Illinois unemployment offices remain closed due, in part, to ‘threats of violence’


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(The Center Square) – In addition to concerns about COVID-19 transmission, Illinois’ top unemployment officer says the agency’s offices remain closed due to threats of violence.

In a legislative hearing, multiple lawmakers asked Illinois Department of Employment Security Director Kristin Richards why the state’s unemployment offices have yet to reopen.

“Having an avenue outside of a senator’s office or a representative’s office would be nice,” said state Sen. Jason Plummer, R-Vandalia. “I’m just a bit confused why our offices are open and yours aren’t.” 

Plummer and the other lawmakers said that nearly a year into the pandemic, they’re still getting frequent calls and visits from constituents with unemployment issues. Others reported concerns that offices weren’t open to report bad IDES operator behavior.

“People feel disrespected because they’re not getting a level of respect as they’re having these conversations,” said state Sen. Celina Villanueva, D-Summit. “Right now, where the unemployment offices aren’t open. In that situation, you can go to a building. In this situation, if the person isn’t quick enough and doesn’t actually write down the name of the person that’s supposed to be helping them, it creates an issue.”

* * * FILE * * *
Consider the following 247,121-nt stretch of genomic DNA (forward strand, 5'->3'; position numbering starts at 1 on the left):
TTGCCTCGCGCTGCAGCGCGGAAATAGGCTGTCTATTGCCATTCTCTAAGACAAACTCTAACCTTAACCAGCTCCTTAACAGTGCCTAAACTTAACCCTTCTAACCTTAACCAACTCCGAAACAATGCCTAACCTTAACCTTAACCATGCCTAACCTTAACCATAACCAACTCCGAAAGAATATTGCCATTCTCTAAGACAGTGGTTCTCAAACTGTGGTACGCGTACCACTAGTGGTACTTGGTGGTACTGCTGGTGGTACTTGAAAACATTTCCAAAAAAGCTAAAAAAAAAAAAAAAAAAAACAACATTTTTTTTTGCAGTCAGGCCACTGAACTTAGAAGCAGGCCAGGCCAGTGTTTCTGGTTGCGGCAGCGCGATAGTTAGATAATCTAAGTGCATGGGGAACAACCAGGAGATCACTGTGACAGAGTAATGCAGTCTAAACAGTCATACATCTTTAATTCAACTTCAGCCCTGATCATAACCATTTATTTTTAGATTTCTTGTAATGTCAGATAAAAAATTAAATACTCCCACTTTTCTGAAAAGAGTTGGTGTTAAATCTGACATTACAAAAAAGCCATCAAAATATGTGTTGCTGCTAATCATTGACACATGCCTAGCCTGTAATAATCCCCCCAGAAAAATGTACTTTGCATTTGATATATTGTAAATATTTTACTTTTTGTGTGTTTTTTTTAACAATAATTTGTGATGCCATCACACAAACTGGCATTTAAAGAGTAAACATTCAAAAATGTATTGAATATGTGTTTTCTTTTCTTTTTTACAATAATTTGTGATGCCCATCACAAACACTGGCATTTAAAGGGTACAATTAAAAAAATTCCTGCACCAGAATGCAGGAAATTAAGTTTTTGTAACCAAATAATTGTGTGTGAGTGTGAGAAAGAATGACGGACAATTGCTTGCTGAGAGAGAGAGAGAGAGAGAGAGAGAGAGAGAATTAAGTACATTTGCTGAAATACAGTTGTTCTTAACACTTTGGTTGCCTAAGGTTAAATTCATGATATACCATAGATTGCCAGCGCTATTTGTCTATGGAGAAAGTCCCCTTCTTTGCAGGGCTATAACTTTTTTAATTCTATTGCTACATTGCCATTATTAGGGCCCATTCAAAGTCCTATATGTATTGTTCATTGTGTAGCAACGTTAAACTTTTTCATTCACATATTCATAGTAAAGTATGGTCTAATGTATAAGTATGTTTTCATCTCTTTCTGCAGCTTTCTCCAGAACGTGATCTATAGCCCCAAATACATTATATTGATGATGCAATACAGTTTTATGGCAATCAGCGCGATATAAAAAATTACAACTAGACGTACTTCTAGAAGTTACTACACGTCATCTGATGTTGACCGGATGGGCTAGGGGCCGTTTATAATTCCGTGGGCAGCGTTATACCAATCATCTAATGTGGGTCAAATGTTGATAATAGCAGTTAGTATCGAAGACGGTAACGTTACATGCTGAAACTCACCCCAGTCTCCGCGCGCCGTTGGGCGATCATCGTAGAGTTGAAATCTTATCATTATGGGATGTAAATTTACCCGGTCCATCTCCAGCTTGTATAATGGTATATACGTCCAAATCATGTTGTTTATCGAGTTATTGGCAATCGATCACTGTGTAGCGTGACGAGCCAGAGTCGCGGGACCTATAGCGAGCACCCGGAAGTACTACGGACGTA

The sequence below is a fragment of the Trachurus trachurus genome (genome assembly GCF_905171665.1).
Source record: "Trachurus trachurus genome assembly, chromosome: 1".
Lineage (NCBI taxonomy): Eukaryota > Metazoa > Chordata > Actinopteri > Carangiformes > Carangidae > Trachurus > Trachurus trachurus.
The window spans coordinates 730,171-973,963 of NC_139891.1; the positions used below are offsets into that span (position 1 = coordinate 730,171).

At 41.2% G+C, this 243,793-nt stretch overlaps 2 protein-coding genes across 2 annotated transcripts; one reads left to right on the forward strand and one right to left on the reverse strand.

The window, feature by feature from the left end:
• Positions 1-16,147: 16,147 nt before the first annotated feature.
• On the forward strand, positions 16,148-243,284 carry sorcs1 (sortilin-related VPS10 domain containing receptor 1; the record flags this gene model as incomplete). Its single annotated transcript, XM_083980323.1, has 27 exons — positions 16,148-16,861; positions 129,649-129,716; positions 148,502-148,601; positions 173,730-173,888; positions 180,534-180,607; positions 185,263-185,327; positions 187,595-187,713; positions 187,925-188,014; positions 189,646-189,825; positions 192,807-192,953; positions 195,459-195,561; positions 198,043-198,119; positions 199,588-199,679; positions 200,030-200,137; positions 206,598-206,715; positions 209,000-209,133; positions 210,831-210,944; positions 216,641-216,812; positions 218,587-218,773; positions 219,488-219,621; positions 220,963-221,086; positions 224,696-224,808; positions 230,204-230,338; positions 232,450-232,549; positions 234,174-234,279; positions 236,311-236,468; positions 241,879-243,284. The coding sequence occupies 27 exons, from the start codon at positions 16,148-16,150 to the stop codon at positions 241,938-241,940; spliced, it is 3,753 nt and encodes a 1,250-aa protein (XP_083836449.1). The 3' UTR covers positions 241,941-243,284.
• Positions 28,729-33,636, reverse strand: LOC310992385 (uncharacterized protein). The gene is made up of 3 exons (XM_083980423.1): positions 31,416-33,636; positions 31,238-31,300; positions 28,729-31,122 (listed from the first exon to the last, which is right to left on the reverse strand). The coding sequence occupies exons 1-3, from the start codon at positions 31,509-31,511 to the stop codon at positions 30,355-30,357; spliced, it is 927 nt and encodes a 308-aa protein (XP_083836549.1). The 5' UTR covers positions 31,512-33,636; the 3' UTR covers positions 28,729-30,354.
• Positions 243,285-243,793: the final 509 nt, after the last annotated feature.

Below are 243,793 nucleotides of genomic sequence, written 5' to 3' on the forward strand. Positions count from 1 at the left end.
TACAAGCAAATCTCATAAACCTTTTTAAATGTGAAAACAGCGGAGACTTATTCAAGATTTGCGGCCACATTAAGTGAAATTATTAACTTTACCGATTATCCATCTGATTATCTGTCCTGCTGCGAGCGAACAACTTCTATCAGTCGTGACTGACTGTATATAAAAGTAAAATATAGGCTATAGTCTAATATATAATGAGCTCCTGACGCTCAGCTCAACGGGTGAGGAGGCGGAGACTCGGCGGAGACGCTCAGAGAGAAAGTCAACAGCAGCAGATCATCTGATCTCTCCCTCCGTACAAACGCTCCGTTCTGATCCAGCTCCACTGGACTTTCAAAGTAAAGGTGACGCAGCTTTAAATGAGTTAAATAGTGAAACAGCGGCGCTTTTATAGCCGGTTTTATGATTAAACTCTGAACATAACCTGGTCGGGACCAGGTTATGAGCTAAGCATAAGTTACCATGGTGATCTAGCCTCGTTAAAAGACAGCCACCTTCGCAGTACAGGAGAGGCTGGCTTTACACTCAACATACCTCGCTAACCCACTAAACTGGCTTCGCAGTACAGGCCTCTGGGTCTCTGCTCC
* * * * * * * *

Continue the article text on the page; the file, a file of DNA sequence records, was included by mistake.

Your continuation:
Richards expressed sympathy for Illinoisans frustrated with the state’s backlog of employment claims and corruption reports. She said the state unemployment offices remain closed for a couple of reasons; fears of spreading the coronavirus, avoiding customers waiting hours in line as other states had seen and threats of violence against IDES employees. 

“There have been very credible threats of violence against our agency offices and our office staff,” she told lawmakers. “One of these very public incidents was when a trailer hitch was thrown through our Springfield location on 9th Street.” 

Richards said the agency has been working with law enforcement to catch the people behind the threats.

Richards said the state still needs to fill 200 full-time positions within IDES, with 187 applicants currently in the hiring process. 


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